This year, I completed several new trainings that I am very excited about.
Prenatal Yoga Training
This weekend I fulfilled a 7 year old dream and attended a prenatal yoga teacher training in St. Louis. I have wanted to teach prenatal yoga since I was pregnant with my first baby, but a training opportunity just never opened up for me until now. I felt like this was perfect timing. The training was through YogaFit and was pretty basic, but it was just what I needed to feel like I can move forward with this dream. YogaFit is a very “fitness” oriented type of program vs. any kind of holistic-mind/body connection stuff, but I can add those elements in myself. I think I will be able to offer something fairly unique—not just yoga and not just childbirth education but yoga-childbirth-education. There are several other programs like that, of course, but none in the local area! At the training, I also learned some really cool partner yoga stuff that I didn’t know how to do before.
Birth Art Training
In February, I completed something else that I’ve been dreaming about for some time—I took Birthing from Within‘s online course, “How to Lead the Birth Art Process.” Aside from a few minor complaints about the sometimes-frustrating “Zen” underlay and occasional contradictions within the course, I really LOVED this class. I found the online course format to be an ideal format for me—real-person interaction through message board, chat, phone call, and email; written information; writing journals/essay responses; hands-on personal practice with the assignments; and real-life application with other people/clients in birth art sessions. I felt like I got more out of actual use out of this workshop than most of the other classes and workshops I’ve attended—I think this was because the course was spread out over 5 weeks, not just a weekend, which allowed plenty of time to really assimilate and USE the information. It was very affordable too and I was able to attend right from the comfort of my own chair! The class is marketed as suitable for beginners, but personally I found my past background in childbirth education to be very important and I cannot imagine having taken the class with no prior birth class teaching experience—I think the people who had little experience were kind of disadvantaged in this course. Birthing from Within is my all-time favorite birth preparation book/resource and it was so exciting for me to have a little taste of direct training with them. Hopefully at some point in the not-too-distant future, I will take further training with BfW.
Childbirth Educator Certification
In March of this year, I was pleased to earn my childbirth educator certification with CAPPA. Since I am already certified with other organizations, I enrolled in the dual certification program option. I am very excited to be “throwing my hat in” with CAPPA. The organization is very friendly and stable and I really connect with the CAPPA Vision. The program information itself was pretty basic and I didn’t really learn anything new from it, but that makes sense because it isn’t specifically designed for people who already have CBE teaching experience—I think it is a great program for someone starting out in this field.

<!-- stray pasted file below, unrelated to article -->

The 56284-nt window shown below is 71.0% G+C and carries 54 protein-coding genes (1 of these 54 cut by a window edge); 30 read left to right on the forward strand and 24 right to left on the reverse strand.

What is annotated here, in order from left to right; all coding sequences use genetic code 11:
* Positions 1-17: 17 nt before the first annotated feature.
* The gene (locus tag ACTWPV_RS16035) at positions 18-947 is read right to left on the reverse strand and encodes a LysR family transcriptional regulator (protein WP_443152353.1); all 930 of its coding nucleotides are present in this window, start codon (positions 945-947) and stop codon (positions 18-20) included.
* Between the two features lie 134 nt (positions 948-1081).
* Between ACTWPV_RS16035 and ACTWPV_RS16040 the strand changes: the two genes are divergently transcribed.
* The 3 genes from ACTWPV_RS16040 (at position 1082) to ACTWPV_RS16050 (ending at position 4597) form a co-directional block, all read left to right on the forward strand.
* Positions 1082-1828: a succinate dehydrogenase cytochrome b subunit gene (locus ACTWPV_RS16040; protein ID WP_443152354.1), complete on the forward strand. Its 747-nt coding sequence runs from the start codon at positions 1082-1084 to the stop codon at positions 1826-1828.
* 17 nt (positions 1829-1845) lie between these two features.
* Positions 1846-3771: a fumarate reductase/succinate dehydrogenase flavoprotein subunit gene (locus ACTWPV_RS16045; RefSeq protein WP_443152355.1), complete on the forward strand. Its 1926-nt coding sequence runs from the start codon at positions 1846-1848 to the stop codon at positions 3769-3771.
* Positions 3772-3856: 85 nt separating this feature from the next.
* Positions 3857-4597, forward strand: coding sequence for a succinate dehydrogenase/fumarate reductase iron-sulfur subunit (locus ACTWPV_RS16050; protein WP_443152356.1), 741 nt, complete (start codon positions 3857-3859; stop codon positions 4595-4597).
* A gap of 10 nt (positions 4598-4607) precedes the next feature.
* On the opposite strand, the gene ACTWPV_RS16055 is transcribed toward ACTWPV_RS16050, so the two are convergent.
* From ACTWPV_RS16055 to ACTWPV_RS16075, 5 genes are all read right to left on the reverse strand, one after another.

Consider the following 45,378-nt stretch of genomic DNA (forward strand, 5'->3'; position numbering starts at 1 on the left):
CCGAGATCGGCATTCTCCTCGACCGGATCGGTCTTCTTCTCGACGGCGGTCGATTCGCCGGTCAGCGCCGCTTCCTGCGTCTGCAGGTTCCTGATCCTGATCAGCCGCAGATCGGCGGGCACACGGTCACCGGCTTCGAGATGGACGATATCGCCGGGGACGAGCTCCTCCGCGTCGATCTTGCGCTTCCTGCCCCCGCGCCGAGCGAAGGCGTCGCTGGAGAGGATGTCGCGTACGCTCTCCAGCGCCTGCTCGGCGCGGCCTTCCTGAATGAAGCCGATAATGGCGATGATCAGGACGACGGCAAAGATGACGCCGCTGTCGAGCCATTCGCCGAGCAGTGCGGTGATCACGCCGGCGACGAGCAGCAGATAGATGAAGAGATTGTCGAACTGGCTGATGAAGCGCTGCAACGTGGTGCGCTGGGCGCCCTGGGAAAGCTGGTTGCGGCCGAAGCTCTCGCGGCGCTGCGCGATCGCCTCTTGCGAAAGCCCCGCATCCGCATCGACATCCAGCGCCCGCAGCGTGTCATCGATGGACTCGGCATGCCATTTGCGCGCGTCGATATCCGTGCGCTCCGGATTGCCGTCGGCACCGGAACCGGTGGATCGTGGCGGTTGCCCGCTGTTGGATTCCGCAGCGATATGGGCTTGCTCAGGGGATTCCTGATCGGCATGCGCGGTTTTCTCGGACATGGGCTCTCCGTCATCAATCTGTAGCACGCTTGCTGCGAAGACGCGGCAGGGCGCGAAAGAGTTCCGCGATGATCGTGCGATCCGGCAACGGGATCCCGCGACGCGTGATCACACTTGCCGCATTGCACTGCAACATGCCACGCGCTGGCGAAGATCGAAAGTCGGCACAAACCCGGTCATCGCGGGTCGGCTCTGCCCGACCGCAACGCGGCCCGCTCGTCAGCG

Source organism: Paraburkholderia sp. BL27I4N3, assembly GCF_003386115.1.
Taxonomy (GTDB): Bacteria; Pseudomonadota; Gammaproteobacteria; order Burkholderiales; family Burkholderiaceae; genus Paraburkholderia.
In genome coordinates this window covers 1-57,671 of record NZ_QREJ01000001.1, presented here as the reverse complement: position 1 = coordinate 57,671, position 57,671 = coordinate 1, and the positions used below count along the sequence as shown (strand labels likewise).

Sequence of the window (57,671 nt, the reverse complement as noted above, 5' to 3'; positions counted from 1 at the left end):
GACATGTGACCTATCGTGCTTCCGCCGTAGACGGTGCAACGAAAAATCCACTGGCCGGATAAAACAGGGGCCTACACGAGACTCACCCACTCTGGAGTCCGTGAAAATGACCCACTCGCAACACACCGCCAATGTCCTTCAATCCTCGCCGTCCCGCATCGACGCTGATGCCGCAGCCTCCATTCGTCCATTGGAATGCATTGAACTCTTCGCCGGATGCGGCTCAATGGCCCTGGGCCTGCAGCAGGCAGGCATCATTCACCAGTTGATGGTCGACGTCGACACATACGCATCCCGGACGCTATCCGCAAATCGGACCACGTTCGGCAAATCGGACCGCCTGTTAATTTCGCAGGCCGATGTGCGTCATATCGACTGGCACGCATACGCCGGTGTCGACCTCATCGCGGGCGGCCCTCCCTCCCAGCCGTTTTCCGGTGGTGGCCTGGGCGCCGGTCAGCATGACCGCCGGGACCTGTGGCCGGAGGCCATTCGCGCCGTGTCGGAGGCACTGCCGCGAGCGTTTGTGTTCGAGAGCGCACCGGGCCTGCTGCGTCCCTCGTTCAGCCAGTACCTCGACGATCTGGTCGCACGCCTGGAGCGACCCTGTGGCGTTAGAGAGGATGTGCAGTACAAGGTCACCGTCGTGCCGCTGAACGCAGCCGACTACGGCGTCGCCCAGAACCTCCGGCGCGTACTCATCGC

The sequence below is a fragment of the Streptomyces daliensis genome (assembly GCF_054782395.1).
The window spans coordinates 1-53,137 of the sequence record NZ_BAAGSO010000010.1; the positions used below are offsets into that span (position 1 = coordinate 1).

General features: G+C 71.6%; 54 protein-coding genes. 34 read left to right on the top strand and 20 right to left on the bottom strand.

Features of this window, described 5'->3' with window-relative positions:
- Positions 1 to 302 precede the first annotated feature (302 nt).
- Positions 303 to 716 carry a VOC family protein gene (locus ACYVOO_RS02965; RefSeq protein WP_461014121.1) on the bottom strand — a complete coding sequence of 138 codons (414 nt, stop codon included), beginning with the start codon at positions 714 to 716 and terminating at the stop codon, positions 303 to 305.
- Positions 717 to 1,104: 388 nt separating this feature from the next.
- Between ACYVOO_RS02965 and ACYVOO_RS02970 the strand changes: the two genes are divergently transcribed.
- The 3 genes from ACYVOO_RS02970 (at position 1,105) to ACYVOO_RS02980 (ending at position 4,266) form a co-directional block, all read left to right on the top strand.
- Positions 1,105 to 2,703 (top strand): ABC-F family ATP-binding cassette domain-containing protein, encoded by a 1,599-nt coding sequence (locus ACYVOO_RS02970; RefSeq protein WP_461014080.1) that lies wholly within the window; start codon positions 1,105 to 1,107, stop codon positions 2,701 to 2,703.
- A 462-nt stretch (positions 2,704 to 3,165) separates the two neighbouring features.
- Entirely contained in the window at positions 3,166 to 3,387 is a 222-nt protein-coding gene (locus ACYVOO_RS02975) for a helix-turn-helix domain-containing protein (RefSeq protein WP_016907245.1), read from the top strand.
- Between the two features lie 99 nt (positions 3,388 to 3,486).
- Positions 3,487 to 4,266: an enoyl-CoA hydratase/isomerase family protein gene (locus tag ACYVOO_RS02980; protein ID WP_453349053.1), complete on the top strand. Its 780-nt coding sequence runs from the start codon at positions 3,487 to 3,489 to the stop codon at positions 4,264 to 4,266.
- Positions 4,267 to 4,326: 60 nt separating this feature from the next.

Comparing CBE Programs:
I get a lot of inquiries from people seeking information about different childbirth education programs and thought I would provide a super-quick mention of the things I enjoyed most about each of my certification programs/organizations. Keep in mind that I certified with ALACE first, hence, I had the most direct experience with their full training program, vs. the other organization’s “accelerated” options (which I SO deeply value and I am SO grateful that ICEA and CAPPA make that option available to people—I’m very, very grateful!). In sequential order:
ALACE (now IBWP)—phenomenally in-depth training program with a wonderful woman-oriented, holistic, midwifery-model. Very homebirth friendly. When I finished this program, I felt like I’d earned another master’s degree—this time in birth. At the present time, however, I do not get a “stable” or professional feeling from the organization and that is very disappointing 😦
ICEA—very professional. Lots of really good information on how to teach and on the principles of adult education in general. I learned the most about the “how” from ICEA (and the “how” is very, very important). They also have several great teaching manuals that are super-affordable. I enjoy the International Journal of Childbirth Education as well. Very professional. The training information assumes educators will be teaching a “mainstream” population, probably in a hospital, but their position papers are very sound and I can really get behind their mission as well. Their certification exam was the most difficult of the three programs and I feel like I really earned my certificate!
CAPPA—I am really pleased with my association with CAPPA. As I noted, they are very friendly and I feel like they will be around for a long time to come. I just get a lovely, warm feeling of “sisterhood” from CAPPA and that is very important to me. I feel connected to the organization and the people and it is a very supportive atmosphere. I recommend them for training, especially for people who are just starting out. I’m excited about the free conferences CAPPA offers as well and I’m going to my first one this July! I also enjoy the CAPPA Quarterly and and I am proud to write the book/film reviews column.